I’ve heard people describe places as unlike any environment they’d ever experienced or as a place so unlike what they’ve known that it seems alien.
To be honest, I often wondered if those people lacked a better vocabulary. How hard could it be to describe somewhere? How different could a place be that it felt like you weren’t on Earth anymore?
While I don’t know if I’d go so far as to say Volcanoes National Park didn’t feel like Earth, my visit there proved that some places can seem alien and can open your eyes to a whole new way of thinking about the places we live and visit.
The park was truly unlike anything I’d ever seen before. Not just in sights but in sounds and in the feelings the landscape evoked.
After Maui, we headed to the island of Hawaii – otherwise known as the Big Island to avoid confusion with the name of the state.
We only had a couple of days here and chose to stay on the Hilo side of the island because of its proximity to Volcanoes National Park. Our hotel, Chalet Kilauea, was a 5-minute drive from the park entrance.
The downside of staying here was the lack of dining options. The closest restaurant was just barely meh in terms of food quality and service. Heading into Hilo itself, we didn’t find too many options but we were only here for a couple of days so we made do.
But the park … the park made everything worthwhile. It is truly a place where photos don’t do it justice. In places you had lush rainforest, full of big-leaf trees and a rich, earthy smell. It was easy to stand amidst all the greens and imagine yourself in a time long ago. Dinosaurs were sure to be around the next corner.
Except around the next corner was silence and a barren landscape. Places where lava had flowed in years past, leaving behind black rock and little else.
Maybe we hit the park at low season but there were so many times when it looked like we were the only ones there. When we drove the Chain of Craters Road, we hardly passed other cars. We were the only ones at each pull-off, giving us the freedom to explore what we wanted.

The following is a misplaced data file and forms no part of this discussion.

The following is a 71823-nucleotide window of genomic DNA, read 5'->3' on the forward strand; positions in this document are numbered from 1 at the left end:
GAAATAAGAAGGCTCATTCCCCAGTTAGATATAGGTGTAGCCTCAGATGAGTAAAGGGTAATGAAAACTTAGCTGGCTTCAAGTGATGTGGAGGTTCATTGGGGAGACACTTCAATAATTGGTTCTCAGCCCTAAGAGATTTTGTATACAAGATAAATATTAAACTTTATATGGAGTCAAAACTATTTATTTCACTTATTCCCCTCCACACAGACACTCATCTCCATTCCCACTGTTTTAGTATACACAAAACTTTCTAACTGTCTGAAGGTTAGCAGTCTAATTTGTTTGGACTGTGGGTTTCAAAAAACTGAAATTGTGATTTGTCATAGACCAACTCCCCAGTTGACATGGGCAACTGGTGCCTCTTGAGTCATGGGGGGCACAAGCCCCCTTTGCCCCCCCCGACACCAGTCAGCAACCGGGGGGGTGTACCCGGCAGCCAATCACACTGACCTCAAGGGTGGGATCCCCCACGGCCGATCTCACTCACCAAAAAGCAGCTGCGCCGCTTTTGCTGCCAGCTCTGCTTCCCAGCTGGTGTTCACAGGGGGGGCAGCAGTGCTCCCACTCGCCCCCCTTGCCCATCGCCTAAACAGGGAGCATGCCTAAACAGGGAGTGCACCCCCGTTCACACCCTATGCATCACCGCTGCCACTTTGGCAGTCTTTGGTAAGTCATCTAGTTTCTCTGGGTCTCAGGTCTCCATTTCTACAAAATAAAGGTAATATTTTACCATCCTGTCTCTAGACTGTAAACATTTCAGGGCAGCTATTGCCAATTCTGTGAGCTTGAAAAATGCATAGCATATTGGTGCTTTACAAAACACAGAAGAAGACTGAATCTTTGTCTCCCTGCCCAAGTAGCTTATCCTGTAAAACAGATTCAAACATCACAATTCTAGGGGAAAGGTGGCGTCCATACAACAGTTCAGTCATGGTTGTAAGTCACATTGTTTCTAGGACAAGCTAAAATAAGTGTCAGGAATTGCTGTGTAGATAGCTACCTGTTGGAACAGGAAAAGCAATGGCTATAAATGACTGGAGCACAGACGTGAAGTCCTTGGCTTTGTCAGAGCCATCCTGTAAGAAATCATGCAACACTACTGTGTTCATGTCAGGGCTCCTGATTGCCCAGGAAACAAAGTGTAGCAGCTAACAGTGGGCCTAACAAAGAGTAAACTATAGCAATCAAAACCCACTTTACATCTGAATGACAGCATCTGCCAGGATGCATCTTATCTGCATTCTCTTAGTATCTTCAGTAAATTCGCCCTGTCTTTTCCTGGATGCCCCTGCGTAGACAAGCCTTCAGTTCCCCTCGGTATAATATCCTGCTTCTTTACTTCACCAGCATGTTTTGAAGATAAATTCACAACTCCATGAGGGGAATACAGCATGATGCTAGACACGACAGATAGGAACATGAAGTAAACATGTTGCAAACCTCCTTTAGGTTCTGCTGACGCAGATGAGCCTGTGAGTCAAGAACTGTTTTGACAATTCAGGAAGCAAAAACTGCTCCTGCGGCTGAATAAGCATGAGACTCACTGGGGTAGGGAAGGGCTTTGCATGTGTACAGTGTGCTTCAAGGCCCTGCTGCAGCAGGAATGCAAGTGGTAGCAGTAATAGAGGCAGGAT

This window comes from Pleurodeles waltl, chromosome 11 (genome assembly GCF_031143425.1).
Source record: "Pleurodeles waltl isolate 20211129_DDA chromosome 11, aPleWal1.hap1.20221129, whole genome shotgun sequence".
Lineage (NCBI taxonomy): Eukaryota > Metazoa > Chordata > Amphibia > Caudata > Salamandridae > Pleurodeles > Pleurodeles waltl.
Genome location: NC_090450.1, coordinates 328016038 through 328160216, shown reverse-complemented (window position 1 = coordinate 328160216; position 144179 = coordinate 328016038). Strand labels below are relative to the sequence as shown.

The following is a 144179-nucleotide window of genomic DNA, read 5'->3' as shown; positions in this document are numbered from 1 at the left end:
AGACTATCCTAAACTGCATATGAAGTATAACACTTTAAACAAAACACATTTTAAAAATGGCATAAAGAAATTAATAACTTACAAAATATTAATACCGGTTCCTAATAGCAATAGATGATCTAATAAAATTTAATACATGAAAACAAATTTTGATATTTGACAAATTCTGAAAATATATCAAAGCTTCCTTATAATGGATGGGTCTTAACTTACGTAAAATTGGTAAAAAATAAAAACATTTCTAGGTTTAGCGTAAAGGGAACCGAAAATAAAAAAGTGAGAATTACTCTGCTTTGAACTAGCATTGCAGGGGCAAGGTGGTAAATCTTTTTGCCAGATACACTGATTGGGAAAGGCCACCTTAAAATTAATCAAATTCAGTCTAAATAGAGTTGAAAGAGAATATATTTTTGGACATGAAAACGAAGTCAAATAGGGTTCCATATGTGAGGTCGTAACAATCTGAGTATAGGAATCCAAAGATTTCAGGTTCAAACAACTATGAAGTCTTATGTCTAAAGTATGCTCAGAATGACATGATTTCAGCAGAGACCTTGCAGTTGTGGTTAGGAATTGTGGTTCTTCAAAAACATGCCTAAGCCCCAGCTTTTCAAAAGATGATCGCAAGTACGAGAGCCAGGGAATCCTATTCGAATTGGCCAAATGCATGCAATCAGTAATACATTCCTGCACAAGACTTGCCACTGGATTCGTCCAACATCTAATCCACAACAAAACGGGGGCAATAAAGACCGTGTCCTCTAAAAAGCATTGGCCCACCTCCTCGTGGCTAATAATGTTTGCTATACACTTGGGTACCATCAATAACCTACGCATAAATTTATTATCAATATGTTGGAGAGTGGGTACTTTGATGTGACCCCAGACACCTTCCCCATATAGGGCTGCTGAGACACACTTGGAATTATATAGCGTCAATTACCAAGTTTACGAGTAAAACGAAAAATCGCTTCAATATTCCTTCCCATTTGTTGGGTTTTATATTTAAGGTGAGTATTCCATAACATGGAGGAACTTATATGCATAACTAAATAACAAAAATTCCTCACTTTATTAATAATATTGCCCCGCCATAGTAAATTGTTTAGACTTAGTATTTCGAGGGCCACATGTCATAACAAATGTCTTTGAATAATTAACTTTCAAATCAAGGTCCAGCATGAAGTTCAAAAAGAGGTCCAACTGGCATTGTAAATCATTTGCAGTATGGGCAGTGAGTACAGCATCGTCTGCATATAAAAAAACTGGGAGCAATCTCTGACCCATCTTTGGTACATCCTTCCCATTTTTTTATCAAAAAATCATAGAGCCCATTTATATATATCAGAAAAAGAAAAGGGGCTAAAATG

The silence is what I remember. When the wind stopped, there was nothing. No bird song, no chittering insects. We were hesitant to talk because the sound of voices felt like it didn’t belong. When we explored the lava fields, the only noise was often rocks shifting underfoot.
Colors for the most part were shades of grey. The lava had lost its black sheen years ago. Here and there, plants sprang up, lending a shock of color against the grey rock and the bleached white tree branches.
It was unworldly. I hate the cliché, but the word fits.
There were no active lava flows when we were there. No streams of lava pouring into the ocean or running across the land. Several roads and trails were closed because of dangers posed by escaping gas. And the lava lake in the Halema’uma’u Crater was just below the highest levels achieved in the days prior to our visit.
The crater can be seen from the Jagger museum and several parking/trail areas around the Kilauea Caldera. The caldera encompasses much of the park and a sign reminds visitors: “You are standing inside one of the world’s most active volcanoes.” During the day, you can see steam rising from the crater. At night, you see the light of the lava lake reflected on the steam and fog. Truly amazing.